Burnley Council has called for regular exams in 2021 to be scrapped as forcing pupils to take them as normal will have a “significant and deleterious effect”.
A motion passed by the authority calls on government to put in place “an alternative system of fair assessment”.
Councillor Margaret Lishman said the impact of Covid-19 meant holding traditional exams would see the “most disadvantaged” pupils “suffer most”.
The Department for Education (DfE) said exams will go ahead as normal.
The Liberal Democrat-proposed motion, shared by the Local Democracy Reporting Service, said the requirement for children to sit GCSEs and A levels in 2021 “will have a significant and deleterious effect on Burnley’s children in view of the education they have missed due to the Covid-19 pandemic”.
It added that holding traditional exams “may lead to discrimination in their choices of higher education”.
Ms Lishman, who proposed the motion, said some children had “completely disengaged from the school system” during the pandemic and those “who will suffer most are those who are already the most disadvantaged”.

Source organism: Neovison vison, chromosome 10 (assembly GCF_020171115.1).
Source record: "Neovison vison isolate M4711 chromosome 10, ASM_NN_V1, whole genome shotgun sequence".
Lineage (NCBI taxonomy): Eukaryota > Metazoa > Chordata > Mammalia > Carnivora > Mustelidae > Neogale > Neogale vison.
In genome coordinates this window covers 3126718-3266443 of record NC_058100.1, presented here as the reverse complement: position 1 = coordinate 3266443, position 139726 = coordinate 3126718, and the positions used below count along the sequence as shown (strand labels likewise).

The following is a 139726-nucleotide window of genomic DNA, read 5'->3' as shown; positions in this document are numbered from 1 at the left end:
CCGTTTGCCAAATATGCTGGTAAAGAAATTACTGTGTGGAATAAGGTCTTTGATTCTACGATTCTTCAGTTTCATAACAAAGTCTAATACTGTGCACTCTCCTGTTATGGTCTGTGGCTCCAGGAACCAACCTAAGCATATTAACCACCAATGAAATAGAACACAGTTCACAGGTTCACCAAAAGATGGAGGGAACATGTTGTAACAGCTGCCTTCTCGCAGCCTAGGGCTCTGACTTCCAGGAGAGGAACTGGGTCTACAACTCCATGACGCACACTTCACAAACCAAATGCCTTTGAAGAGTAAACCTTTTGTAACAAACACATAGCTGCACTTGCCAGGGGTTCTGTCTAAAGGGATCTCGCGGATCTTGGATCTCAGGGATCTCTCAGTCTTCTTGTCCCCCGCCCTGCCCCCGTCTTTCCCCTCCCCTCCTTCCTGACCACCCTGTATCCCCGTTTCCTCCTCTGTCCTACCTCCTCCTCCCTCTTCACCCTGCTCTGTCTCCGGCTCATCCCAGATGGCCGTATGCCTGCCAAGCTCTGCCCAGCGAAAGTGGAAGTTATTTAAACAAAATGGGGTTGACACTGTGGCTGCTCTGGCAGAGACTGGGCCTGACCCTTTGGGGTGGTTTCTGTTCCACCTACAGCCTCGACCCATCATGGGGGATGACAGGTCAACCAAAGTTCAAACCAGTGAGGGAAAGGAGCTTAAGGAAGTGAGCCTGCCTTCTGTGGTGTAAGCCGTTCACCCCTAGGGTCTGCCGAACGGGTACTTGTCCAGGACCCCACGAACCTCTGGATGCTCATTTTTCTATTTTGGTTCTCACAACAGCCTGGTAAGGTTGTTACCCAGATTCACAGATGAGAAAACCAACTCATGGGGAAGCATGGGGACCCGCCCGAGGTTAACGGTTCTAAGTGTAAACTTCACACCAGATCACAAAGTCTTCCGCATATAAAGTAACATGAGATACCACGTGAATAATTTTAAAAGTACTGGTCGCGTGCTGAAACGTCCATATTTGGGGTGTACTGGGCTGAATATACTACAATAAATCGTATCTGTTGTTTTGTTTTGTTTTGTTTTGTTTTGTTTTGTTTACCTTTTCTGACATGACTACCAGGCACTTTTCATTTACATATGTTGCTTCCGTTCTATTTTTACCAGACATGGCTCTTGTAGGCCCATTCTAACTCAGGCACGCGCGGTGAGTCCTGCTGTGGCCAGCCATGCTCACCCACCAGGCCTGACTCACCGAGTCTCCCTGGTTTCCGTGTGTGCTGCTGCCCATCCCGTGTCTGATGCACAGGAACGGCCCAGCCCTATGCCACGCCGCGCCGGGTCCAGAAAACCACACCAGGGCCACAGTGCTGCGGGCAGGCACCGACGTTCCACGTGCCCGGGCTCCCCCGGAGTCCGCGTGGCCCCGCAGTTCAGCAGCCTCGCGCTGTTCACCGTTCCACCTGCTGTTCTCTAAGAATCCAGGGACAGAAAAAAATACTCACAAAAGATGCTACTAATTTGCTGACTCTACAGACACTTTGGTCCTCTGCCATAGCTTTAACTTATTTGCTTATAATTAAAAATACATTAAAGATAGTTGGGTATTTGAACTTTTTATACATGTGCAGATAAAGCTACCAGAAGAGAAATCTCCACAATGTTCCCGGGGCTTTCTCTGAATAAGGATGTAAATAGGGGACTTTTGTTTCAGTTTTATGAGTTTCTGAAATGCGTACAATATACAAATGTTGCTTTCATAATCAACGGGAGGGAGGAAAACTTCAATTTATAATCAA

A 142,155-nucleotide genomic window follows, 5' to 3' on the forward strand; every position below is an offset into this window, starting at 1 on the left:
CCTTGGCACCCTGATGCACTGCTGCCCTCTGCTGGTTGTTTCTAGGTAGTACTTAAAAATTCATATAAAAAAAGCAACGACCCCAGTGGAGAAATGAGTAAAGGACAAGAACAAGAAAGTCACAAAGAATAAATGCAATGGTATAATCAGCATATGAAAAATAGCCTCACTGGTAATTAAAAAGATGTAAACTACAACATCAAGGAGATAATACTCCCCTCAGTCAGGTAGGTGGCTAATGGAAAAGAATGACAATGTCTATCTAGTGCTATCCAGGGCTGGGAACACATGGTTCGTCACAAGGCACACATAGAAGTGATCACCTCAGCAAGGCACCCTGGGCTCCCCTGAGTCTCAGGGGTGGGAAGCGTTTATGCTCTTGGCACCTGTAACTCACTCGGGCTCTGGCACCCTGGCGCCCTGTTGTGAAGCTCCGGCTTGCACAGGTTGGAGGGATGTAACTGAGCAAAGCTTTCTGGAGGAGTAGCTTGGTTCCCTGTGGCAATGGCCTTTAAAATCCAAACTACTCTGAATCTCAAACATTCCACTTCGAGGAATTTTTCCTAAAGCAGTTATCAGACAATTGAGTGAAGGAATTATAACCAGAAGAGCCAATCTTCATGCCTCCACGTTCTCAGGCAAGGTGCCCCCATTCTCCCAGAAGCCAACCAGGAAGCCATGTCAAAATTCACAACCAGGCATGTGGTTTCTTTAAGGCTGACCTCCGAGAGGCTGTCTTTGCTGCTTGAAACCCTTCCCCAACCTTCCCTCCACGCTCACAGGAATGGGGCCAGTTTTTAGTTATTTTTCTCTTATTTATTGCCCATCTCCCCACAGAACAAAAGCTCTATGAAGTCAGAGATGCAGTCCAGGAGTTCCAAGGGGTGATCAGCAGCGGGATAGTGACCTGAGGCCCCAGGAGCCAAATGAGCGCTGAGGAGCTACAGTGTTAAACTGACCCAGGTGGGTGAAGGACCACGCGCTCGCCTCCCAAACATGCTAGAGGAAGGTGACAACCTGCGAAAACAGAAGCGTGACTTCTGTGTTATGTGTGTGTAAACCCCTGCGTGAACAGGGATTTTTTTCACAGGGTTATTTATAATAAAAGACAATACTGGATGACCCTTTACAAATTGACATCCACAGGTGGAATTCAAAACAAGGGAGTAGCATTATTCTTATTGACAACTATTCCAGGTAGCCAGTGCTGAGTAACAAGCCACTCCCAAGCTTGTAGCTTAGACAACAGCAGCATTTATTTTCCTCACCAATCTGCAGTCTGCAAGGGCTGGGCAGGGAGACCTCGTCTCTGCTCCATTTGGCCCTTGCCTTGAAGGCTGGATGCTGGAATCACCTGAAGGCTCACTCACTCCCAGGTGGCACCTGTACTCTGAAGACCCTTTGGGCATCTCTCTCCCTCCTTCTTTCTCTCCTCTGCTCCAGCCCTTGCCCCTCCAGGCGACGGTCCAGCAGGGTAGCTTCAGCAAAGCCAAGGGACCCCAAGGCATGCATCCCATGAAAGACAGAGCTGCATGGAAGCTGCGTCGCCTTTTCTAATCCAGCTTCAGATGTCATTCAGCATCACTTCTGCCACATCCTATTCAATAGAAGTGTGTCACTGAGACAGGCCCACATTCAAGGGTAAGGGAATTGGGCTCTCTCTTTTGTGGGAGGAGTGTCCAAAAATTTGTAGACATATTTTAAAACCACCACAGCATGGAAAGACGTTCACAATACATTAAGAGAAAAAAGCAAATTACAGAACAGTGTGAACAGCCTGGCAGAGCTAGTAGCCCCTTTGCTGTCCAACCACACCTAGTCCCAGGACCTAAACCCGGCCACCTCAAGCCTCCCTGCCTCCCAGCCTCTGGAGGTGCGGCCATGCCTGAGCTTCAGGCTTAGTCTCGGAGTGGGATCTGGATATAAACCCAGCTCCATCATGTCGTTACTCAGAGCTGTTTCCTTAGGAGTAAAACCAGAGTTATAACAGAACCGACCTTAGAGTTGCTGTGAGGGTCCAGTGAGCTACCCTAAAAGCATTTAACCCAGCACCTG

She added that if the prime minister “truly wants to level up for the benefit of our children in the North West, he must find an alternative to top-down exams”.
No party currently controls the council, but its Labour leader Mark Townsend said the authority fully supported the campaign.
However, the council’s Conservative group abstained from voting on the motion.
The group’s leader Alan Hosker said exams were a “matter for the government, not the council” and added that he believed his Liberal Democrat colleagues were “indulging in political point scoring”.
A DfE spokesman said the government recognised pupils had “faced disruption”, but exams were “the fairest way of judging a student’s performance, which is why they will go ahead in England next year”.